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Bonton Village, the new homeless-to-work proposal from the folks who created Bonton Farms, has cleared new hurdles in its quest to build a functioning farm  and community destination in the heart of Lake Highlands. The City of Dallas approved extending Bonton’s option to acquire the 12.8 acres at 12000 Greenville between Forest Lane and LBJ. Conveyance of the land is expected within several months.

Mike Reinsel, Bonton Village’s new executive director, says the project will be transformational – for the neighborhood and for the people who find job, homes and hope within.

“What Bonton Farms has proven out is that the farm is the place for healing, a place of employment, an economic model as produce is bought – there are various parts to how the farm serves the community,” Reinsel says. “It will be different in Lake Highlands than Bonton because the people and the needs are different, so a big part of the front end of this work will be listening to the voices of the people that will be served and the people that will be serving. We started with community meetings with neighborhood associations and businesses and churches – all people who will be part of that story.”

Deputy Mayor Pro Tem Adam McGough is Bonton Village’s biggest cheerleader, sharing founder Daron Babcock’s story and vision with anyone who will listen.

“When I worked as a community prosecutor, Bonton was one of the most dangerous areas in the city,” recalls McGough. “You couldn’t come past the floodgates down there if you weren’t invited into the community. The transformation started when Daron opened up his house and his life and just tried to get people jobs. He did that, but people didn’t have transportation, or they got sick too often because they didn’t have healthy food options. It became a mission of problem solving. I remember the two liquor stores up the street were the only places residents could get something to eat – Cheetos and Funyuns, that was it. Daron said, ‘We’re going to build a market.’ He was banging his head against the wall with the city, but now it’s an oasis down here.”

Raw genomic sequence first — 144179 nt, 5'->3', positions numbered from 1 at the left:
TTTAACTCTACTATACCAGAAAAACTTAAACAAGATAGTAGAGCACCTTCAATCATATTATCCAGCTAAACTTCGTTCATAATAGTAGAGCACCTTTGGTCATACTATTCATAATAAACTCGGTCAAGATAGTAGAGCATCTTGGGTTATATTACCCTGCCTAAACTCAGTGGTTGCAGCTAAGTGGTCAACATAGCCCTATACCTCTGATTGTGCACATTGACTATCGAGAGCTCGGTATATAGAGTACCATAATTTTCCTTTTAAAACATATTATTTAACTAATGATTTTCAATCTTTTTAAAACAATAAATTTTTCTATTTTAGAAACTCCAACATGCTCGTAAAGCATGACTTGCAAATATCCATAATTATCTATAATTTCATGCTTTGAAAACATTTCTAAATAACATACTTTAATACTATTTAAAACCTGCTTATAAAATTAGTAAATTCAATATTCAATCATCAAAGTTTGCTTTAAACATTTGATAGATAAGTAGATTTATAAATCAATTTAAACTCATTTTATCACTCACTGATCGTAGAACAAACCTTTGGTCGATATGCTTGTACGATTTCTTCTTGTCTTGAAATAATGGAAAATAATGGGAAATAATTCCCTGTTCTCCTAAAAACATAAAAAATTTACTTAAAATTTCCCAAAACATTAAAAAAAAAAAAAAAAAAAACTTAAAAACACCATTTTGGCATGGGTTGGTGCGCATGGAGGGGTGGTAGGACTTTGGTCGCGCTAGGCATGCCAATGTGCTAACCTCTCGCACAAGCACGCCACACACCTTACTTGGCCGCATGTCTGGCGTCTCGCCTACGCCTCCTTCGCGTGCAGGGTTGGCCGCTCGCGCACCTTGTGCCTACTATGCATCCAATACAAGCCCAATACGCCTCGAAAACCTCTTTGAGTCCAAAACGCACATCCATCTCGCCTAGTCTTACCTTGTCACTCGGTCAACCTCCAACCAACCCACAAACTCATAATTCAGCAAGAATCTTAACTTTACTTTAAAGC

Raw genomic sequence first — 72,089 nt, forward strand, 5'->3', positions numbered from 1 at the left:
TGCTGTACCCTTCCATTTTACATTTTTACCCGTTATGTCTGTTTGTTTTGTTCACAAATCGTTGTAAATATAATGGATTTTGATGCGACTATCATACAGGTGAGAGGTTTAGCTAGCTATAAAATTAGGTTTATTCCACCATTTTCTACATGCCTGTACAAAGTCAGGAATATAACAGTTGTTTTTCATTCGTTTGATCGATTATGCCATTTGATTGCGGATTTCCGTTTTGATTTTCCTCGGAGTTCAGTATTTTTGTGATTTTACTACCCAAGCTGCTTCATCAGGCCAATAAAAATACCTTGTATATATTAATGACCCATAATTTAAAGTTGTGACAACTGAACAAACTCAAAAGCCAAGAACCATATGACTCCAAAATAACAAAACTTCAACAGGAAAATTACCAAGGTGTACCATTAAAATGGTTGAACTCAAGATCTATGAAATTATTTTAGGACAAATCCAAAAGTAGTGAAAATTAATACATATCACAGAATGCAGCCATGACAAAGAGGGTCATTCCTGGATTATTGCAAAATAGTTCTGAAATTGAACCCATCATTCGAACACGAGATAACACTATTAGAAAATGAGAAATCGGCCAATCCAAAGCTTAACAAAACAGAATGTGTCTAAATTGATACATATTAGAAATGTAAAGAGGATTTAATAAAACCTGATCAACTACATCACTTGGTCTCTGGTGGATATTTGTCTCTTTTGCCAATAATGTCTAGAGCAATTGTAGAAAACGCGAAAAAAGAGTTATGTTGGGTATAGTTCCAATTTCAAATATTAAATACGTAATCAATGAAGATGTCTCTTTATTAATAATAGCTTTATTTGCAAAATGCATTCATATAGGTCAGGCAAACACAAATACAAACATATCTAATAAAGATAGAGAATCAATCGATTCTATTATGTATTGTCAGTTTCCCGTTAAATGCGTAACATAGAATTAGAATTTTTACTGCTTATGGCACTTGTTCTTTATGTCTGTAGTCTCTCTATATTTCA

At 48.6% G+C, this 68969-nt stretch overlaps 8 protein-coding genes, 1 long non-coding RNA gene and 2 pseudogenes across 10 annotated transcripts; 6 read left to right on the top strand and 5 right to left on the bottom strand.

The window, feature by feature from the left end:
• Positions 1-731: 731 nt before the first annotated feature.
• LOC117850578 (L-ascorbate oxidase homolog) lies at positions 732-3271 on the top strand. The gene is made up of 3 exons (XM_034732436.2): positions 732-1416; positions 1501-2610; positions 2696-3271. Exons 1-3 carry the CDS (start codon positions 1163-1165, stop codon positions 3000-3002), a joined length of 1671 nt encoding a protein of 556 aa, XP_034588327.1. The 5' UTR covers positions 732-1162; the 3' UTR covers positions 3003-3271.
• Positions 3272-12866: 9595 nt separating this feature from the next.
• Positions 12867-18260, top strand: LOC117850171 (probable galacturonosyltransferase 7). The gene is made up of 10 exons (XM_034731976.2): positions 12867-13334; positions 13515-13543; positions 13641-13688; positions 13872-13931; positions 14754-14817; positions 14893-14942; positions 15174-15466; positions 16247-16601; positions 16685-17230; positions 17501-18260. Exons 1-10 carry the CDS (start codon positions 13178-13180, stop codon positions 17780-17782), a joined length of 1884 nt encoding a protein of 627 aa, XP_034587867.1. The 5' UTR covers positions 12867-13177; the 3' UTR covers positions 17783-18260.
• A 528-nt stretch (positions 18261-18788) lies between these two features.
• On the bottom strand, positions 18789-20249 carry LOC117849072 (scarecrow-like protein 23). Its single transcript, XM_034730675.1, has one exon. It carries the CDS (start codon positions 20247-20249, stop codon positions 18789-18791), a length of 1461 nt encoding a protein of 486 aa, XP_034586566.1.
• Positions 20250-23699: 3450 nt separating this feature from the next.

Preliminary plans call for a 4-acre farm, plus a restaurant, coffee shop, community gathering areas, farmhouse and tiny houses for residents to move from crisis to thriving. Services for residents would include workforce training, onsite jobs and other services.

“What Daron has done brilliantly is create little economic engines – the café, the coffee house, the garden farm and market and several other micro businesses that offset 25-30% of the cost of the operation,” says Reinsel.

Before Bonton Farms, the neighborhood was infamous for producing Dallas’ roughest characters. They entered prison sporting “Bonton” and “007” tattoos, prompting former council member Carolyn Davis to change Bonton’s name, for a while, to Rochester Park.

“When I came down here, Bonton was a notorious place,” said Babcock. “For the last two years, Bonton has had the lowest crime rate in Southern Dallas.”

Babcock says Bonton Farms has never had a person reoffend in nine years, in part, because the program creates an environment providing the Social Determinants of Health for participants.

“This science basically says that when people are part of a community where they are known and belong, when they have meaningful work, when they have shelter enough like home that they get good rest, when they know where their next meal is coming from and they feel safe, they are happier, more productive, struggle less with mental illness and live longer. That’s everybody, not just the people we serve.”

The average person served by Bonton Farms is 38 years old and has never worked before. This year the project will pay $1.2 million in wages back to the neighborhood.

“When people come here and they don’t have anything to offer, it robs them of their dignity and hope,” says Babcock. When they come here and work, and it’s meaningful and purposeful, and they earn [pay or food and shelter], there’s a dignity that starts to happen. It’s like a lightbulb. These are people who were taking, either through public assistance or our jails or by receiving treatment in emergency rooms. Now they’re making money and paying taxes. That’s a huge swing.”

Drinking coffee on the Bonton Farms patio, Christie Myers imagines what it will be like when the farm setting is duplicated just a few miles from her Lake Highlands home.

“At any given time there are people down here from various walks of life, whether it is a group of women from North Dallas dining or people who live in the neighborhood working,” she says. “It has created an interesting ecosystem of people willing to shut down barriers.”

Clifton, who grew up in Bonton and now works in the café and serves as president of the Bonton HOA, agrees.

“On the weekends there’s not an empty seat at the coffee house or café, and that means people sit together who normally wouldn’t. That changes people,” Clifton says. “This project helps people dream again. A lot of people have lost their dream along the way.”